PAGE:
subscribe: Daily Newsletter

 

Analysis on Zimbabwe’s bond note issue

0 comments

Concerns that bond notes will not hold their US dollar value and will be a similar version of the failed Zimbabwean dollar, rendered worthless by hyperinflation in 2008/09, will add to the country’s economic woes.
This is according to an analysis on Zimbabwe’s Central Bank issuing bond notes follows from Alisa Strobel, senior economist at IHS Global Insight.
Increased uncertainty, a breakdown in business confidence, and the country’s severe balance of payments difficulties prompt IHS Global Insight to downgrade its forecast for economic growth in 2016 and 2017 to -0,3% and -0,4%, respectively.
The increase of uncertainty over the impact of these bond notes to the Zimbabwean economy and fears we could see a repetition of 2009’s hyperinflation bodes ill for the economy across the board.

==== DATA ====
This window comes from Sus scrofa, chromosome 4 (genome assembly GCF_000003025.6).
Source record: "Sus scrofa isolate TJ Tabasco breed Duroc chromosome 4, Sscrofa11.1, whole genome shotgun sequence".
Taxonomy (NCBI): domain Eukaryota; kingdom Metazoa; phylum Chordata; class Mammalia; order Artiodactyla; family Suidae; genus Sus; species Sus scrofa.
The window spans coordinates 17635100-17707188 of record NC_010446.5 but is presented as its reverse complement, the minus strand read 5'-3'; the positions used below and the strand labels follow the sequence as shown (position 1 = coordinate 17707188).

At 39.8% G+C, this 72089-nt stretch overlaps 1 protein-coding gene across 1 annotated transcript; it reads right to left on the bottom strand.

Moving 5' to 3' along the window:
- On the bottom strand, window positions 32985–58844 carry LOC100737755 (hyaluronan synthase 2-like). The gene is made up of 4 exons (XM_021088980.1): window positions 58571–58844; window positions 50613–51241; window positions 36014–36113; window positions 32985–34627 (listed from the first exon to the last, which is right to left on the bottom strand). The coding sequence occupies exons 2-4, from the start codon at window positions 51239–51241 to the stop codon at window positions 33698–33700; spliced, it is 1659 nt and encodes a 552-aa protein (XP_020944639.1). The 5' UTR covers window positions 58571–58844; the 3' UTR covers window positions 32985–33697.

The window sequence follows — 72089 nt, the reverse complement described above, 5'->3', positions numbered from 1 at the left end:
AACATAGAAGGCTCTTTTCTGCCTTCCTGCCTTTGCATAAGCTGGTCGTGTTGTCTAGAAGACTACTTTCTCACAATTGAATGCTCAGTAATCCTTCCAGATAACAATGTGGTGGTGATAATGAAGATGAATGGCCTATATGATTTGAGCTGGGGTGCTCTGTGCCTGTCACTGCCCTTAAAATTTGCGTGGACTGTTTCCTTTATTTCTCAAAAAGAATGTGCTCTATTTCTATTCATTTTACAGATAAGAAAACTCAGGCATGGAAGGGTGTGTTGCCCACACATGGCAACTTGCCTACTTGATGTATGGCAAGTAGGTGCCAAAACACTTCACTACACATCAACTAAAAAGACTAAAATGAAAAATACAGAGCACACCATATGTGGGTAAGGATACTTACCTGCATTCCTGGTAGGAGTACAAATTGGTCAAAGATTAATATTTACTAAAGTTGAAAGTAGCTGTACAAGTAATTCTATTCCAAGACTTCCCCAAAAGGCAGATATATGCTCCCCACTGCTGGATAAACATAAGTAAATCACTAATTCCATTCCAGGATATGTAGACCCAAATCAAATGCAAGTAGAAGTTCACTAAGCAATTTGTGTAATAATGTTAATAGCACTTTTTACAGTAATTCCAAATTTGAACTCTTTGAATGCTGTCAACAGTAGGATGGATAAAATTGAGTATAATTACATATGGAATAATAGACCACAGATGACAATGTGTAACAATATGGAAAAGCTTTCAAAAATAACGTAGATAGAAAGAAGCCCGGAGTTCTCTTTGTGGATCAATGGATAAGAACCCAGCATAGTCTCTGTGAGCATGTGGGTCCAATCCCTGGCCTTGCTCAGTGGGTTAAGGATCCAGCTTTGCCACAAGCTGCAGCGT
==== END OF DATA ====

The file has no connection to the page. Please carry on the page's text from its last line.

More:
Zimbabwe’s foreign-reserve holdings remain critically low, and with a high propensity to import, foreign reserves cover less than one month of imports of goods and services. With such low reserves, Zimbabwe can no longer draw them down as a partial means of financing its current-account deficit or re-establish its standing with any of its major creditors.
International reserves in Zimbabwe have reached their deepest low, and confidence is declining. Foreign investors remain wary in the wake of controversial policies. Domestic demand has collapsed amid a struggling manufacturing industry and agricultural sector.
The country’s liquidity crisis has worsened to the point that most banks reduced withdrawal limits during the summer months from USD500 to USD50 and USD100, per day. The introduction of bond notes in Zimbabwe was meant to ease liquidity shortages. But the announcement has so far received significant critique from opposition leaders. It has also led to a current wave of panic among the population, who started withdrawing from banks.
Previously the use of the Reserve Bank of Zimbabwe as a quasifiscal expenditure vehicle by the ruling Zimbabwe African National Union-Patriotic Front government, coupled with price controls, led the Zimbabwean dollar to collapse as official inflation soared to 231 000 000% in July 2008.